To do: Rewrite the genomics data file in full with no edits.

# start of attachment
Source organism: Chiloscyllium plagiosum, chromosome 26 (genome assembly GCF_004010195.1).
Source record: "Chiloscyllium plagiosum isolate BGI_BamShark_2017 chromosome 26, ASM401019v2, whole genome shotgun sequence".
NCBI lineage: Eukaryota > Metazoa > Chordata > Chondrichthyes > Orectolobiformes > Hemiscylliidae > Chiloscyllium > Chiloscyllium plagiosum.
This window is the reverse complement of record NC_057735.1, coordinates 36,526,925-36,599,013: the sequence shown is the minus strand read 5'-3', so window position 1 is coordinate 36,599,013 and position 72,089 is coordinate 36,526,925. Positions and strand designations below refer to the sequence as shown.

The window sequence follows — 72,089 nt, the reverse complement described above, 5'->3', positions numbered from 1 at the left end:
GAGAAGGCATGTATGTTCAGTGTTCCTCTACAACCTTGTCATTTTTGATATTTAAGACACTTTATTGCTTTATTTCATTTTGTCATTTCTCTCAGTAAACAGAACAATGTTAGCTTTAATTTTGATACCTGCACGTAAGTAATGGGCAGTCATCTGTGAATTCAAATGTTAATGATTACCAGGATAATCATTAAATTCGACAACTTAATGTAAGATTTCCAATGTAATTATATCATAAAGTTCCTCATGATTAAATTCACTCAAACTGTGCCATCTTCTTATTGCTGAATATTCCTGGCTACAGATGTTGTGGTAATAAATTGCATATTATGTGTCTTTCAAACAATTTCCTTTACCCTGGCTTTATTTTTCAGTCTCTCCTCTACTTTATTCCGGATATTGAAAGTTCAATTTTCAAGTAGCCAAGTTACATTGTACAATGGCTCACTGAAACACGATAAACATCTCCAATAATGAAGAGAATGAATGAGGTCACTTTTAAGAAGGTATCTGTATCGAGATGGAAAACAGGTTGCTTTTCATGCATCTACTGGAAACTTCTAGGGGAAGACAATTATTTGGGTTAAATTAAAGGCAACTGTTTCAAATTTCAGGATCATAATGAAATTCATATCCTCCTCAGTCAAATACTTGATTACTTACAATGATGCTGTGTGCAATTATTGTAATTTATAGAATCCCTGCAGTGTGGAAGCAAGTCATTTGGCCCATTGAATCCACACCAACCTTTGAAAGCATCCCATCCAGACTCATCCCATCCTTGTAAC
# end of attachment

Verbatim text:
Source organism: Chiloscyllium plagiosum, chromosome 26 (genome assembly GCF_004010195.1).
Source record: "Chiloscyllium plagiosum isolate BGI_BamShark_2017 chromosome 26, ASM401019v2, whole genome shotgun sequence".
NCBI lineage: Eukaryota > Metazoa > Chordata > Chondrichthyes > Orectolobiformes > Hemiscylliidae > Chiloscyllium > Chiloscyllium plagiosum.
This window is the reverse complement of record NC_057735.1, coordinates 36,526,925-36,599,013: the sequence shown is the minus strand read 5'-3', so window position 1 is coordinate 36,599,013 and position 72,089 is coordinate 36,526,925. Positions and strand designations below refer to the sequence as shown.

The window sequence follows — 72,089 nt, the reverse complement described above, 5'->3', positions numbered from 1 at the left end:
GAGAAGGCATGTATGTTCAGTGTTCCTCTACAACCTTGTCATTTTTGATATTTAAGACACTTTATTGCTTTATTTCATTTTGTCATTTCTCTCAGTAAACAGAACAATGTTAGCTTTAATTTTGATACCTGCACGTAAGTAATGGGCAGTCATCTGTGAATTCAAATGTTAATGATTACCAGGATAATCATTAAATTCGACAACTTAATGTAAGATTTCCAATGTAATTATATCATAAAGTTCCTCATGATTAAATTCACTCAAACTGTGCCATCTTCTTATTGCTGAATATTCCTGGCTACAGATGTTGTGGTAATAAATTGCATATTATGTGTCTTTCAAACAATTTCCTTTACCCTGGCTTTATTTTTCAGTCTCTCCTCTACTTTATTCCGGATATTGAAAGTTCAATTTTCAAGTAGCCAAGTTACATTGTACAATGGCTCACTGAAACACGATAAACATCTCCAATAATGAAGAGAATGAATGAGGTCACTTTTAAGAAGGTATCTGTATCGAGATGGAAAACAGGTTGCTTTTCATGCATCTACTGGAAACTTCTAGGGGAAGACAATTATTTGGGTTAAATTAAAGGCAACTGTTTCAAATTTCAGGATCATAATGAAATTCATATCCTCCTCAGTCAAATACTTGATTACTTACAATGATGCTGTGTGCAATTATTGTAATTTATAGAATCCCTGCAGTGTGGAAGCAAGTCATTTGGCCCATTGAATCCACACCAACCTTTGAAAGCATCCCATCCAGACTCATCCCATCCTTGTAAC